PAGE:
4 Easy Ways to Combat Brain Fog That Bulletproof’s Dave Asprey Swears By

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Dave Asprey
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For all the buzz around inflammation, most of the time, it's associated with gut or skin probs. But it turns out brain fog—that annoying feeling of not being able to concentrate, or blanking out on random little things, like your old boss' name—can actually be a symptom that something's up with your gray matter.

"If you have inflammation of the skin, gut, or in another way, you also have inflammation of the brain," says biohacking expert and Bulletproof founder Dave Asprey.

The Silicon Valley entrepreneur has made a career out of helping people clear their minds—and up their productivity in the process—with his (butter-spiked) coffee, drinks, supplements line, and now his new book, Head Strongwhich is full of ways to work smarter.

As he puts it, brain fog is basically a breakdown of your mitochondria, AKA your cell's energy production centers. So making sure they have what they need is key when you're trying to focus on a project. "When you take away mitochondria function, you have less energy in your brain," he says.

Keep reading for 4 ways to lift your brain fog straight from Head Strong.

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1. Keep your plate colorful

No surprise here: Food that's bad for your body is bad for your brain—and Asprey says the biggest culprits are sugar and fried food. "Even things fried in a 'good oil,' like olive oil...cause inflammation of the arteries [that] interrupts blood flow to the brain," he says.

And almost everyone has felt firsthand the brain-drain effects sugar can cause (after you come down from the high). "Every time your blood sugar crashes, you can expect to have some mitochondria disfunction," Asprey says. "When that happens, it causes a spike in cortisol production...and then you end up getting hangry."

"One of the really important findings that came out of researching Head Strong was how important polyphenols—the compounds that give food color—are."

The solution? Replacing sugar with healthy fats, which fuels brain cell production, and fill up on colorful veggies. "One of the really important findings that came out of researching Head Strong was how important polyphenols—the compounds that give food color—are," Asprey says. "You can take a fiber supplement and you won't feel as good as you do eating a plate of colorful vegetables." It turns out polyphenols keep the adrenals working, too. Oh, and they're found in colorful spices as well, so don't stop loading up on turmeric.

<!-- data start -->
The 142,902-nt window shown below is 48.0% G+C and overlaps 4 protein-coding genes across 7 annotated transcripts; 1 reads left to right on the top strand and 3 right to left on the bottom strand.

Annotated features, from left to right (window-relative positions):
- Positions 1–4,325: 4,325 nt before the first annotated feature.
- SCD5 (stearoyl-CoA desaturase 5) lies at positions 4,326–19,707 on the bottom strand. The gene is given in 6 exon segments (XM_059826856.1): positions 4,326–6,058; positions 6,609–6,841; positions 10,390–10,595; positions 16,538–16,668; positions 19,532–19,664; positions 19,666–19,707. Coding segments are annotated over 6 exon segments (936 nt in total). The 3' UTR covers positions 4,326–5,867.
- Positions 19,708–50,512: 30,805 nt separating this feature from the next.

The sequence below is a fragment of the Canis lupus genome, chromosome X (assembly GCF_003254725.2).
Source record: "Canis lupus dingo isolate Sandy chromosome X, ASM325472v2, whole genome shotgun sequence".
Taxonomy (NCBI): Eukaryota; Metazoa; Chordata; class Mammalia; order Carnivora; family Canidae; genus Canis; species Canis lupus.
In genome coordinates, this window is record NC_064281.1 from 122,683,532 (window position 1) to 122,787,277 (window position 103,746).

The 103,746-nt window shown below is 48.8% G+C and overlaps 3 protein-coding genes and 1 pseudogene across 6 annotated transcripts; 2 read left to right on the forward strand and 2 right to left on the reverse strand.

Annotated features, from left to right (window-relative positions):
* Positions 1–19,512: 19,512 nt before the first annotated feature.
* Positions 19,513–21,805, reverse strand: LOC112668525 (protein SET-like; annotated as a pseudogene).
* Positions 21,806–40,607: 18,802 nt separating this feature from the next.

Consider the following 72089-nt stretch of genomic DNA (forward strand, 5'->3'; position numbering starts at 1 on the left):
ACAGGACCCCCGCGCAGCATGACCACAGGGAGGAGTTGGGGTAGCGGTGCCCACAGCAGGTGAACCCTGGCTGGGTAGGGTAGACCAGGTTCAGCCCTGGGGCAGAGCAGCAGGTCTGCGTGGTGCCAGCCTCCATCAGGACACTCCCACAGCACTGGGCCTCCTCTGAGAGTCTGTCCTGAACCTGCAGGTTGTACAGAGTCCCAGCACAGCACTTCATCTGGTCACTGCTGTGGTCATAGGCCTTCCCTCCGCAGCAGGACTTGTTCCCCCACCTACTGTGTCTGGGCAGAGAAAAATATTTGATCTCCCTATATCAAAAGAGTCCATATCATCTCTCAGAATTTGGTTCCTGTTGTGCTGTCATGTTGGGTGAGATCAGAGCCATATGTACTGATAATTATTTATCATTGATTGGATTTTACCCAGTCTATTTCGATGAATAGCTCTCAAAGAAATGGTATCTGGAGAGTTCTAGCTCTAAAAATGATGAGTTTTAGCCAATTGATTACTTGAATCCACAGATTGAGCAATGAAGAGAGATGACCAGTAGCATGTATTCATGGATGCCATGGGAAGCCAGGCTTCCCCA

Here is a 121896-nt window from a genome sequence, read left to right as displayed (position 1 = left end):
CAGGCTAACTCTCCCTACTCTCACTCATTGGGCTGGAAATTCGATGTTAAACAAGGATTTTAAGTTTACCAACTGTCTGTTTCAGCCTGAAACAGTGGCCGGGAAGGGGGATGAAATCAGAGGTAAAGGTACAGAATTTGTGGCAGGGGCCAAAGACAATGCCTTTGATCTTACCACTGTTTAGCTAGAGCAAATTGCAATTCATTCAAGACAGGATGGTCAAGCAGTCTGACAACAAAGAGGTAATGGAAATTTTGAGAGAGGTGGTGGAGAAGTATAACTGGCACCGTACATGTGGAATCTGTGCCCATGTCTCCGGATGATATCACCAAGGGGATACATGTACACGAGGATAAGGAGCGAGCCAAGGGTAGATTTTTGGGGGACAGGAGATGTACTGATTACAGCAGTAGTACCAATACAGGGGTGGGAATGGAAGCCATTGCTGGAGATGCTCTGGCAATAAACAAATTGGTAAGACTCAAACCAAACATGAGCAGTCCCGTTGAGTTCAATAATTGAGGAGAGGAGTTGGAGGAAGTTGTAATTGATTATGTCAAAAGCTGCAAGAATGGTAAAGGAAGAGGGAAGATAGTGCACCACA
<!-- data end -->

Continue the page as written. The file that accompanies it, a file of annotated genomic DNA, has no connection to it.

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2. Do a HIIT workout once a week

It isn't just what you eat that can cause—or clear up—brain fog. How active you are matters, too. "There are two types of exercise that keep the mind clear," Asprey says. "The first is walking for 20 minutes a day. And the second is doing a HIIT workout once a week, essentially really getting your butt kicked."

Since short HIIT workouts are actually most effective, Asprey says alternating between one minute sprints and one minute rests for 10 minutes will do just fine. So will lifting heavy weights for 10 minutes. 

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3. Load up on magnesium—especially midday

Aprey says he often sees brain fog in type-A execs—even ones who eat healthfully—and it's because they're actually working out too hard. "Exercise puts stress on the body," he says. "It's a good stress, but your body doesn't really care. It still stacks it up with other types, like getting sick or emotional stress."

The key isn't cutting down your exercise to just walking and HIIT workouts—it's upping how much magnesium is in your diet. Aprey says the mineral (known for PMS-fighting and sleep-boosting power) helps keep your internal body clock in check, signalizing to the body when it's time to rest and repair hormones.

"I've been telling people to have magnesium before bed for years, but what we learned while researching Head Strong is that magnesium production peaks at noon, so it's even better to take a little in the morning, some midday, then some before bed. That way you're also supplying your body at its natural peak." (And if you're wondering how much to take, aim for between 300 and 600 milligrams a day.)

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4. Yes, coffee will help—as long as it's good quality

These tips are all lifestyle tweaks that combat brain fog in the long run, but what about right in the moment, like when you're at work and need to double down now. Full disclosure: Asprey obviously sells coffee, but he says that's because is really works for keeping the mind clear.

"Coffee is the highest contributor of polyphenols in our diet today," he says. But not just any coffee will do. Asprey explains that if the coffee beans are polluted—from mold, pesticides, or an unsanitary storage facility—it can get in the way of the brainpower-boosting phytochemicals doing their thing. (FitnessGenes CEO and coffee enthusiast Dan Reardon, MD, found the exact same thing to be true, by the way.) But yes, a nice, strong cup of organic, good-quality java can help you work smarter.

When it comes to clearing your head, AKA going through your day without forgetting anything (what's that like?), the main thing to remember is that what's good for the body is good for the mind. That, and your (organic) daily cup of joe is completely defendable—especially if it's combo'ed with brain-friendly healthy fats. (Coffee-avocado smoothie, anyone?)

Getting enough sleep will also keep you feeling sharper. Here are seven ways to doze off better and foods that will help you drift off to dreamland

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